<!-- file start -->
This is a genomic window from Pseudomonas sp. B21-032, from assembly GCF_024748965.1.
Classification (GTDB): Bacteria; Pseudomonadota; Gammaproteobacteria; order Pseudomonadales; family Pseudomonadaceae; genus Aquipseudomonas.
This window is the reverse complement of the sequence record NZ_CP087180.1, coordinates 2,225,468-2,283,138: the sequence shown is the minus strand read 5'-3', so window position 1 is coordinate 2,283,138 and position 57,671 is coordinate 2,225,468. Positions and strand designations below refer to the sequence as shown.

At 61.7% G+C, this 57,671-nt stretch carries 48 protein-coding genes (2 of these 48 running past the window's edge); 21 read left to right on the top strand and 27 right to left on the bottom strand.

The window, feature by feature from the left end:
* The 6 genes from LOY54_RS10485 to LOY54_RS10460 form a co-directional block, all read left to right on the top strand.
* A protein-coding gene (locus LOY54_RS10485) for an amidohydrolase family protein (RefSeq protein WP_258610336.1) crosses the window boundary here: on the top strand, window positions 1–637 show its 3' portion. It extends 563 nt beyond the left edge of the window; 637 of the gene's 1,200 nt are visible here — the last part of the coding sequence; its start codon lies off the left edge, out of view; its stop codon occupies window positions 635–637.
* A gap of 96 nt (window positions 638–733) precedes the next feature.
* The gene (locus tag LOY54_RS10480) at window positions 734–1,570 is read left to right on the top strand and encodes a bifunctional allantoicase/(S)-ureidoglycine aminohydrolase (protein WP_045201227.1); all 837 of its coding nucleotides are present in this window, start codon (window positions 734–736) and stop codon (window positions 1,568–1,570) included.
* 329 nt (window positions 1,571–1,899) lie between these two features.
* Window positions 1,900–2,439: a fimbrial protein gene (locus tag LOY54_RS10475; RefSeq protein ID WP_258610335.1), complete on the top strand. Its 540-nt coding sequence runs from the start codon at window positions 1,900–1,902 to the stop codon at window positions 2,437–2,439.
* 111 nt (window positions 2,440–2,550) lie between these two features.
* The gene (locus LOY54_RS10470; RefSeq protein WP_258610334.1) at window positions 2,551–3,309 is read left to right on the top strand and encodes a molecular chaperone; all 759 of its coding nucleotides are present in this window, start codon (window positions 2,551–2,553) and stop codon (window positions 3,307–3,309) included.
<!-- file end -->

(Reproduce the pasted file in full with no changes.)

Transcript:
This is a genomic window from Pseudomonas sp. B21-032, from assembly GCF_024748965.1.
Classification (GTDB): Bacteria; Pseudomonadota; Gammaproteobacteria; order Pseudomonadales; family Pseudomonadaceae; genus Aquipseudomonas.
This window is the reverse complement of the sequence record NZ_CP087180.1, coordinates 2,225,468-2,283,138: the sequence shown is the minus strand read 5'-3', so window position 1 is coordinate 2,283,138 and position 57,671 is coordinate 2,225,468. Positions and strand designations below refer to the sequence as shown.

At 61.7% G+C, this 57,671-nt stretch carries 48 protein-coding genes (2 of these 48 running past the window's edge); 21 read left to right on the top strand and 27 right to left on the bottom strand.

The window, feature by feature from the left end:
* The 6 genes from LOY54_RS10485 to LOY54_RS10460 form a co-directional block, all read left to right on the top strand.
* A protein-coding gene (locus LOY54_RS10485) for an amidohydrolase family protein (RefSeq protein WP_258610336.1) crosses the window boundary here: on the top strand, window positions 1–637 show its 3' portion. It extends 563 nt beyond the left edge of the window; 637 of the gene's 1,200 nt are visible here — the last part of the coding sequence; its start codon lies off the left edge, out of view; its stop codon occupies window positions 635–637.
* A gap of 96 nt (window positions 638–733) precedes the next feature.
* The gene (locus tag LOY54_RS10480) at window positions 734–1,570 is read left to right on the top strand and encodes a bifunctional allantoicase/(S)-ureidoglycine aminohydrolase (protein WP_045201227.1); all 837 of its coding nucleotides are present in this window, start codon (window positions 734–736) and stop codon (window positions 1,568–1,570) included.
* 329 nt (window positions 1,571–1,899) lie between these two features.
* Window positions 1,900–2,439: a fimbrial protein gene (locus tag LOY54_RS10475; RefSeq protein ID WP_258610335.1), complete on the top strand. Its 540-nt coding sequence runs from the start codon at window positions 1,900–1,902 to the stop codon at window positions 2,437–2,439.
* 111 nt (window positions 2,440–2,550) lie between these two features.
* The gene (locus LOY54_RS10470; RefSeq protein WP_258610334.1) at window positions 2,551–3,309 is read left to right on the top strand and encodes a molecular chaperone; all 759 of its coding nucleotides are present in this window, start codon (window positions 2,551–2,553) and stop codon (window positions 3,307–3,309) included.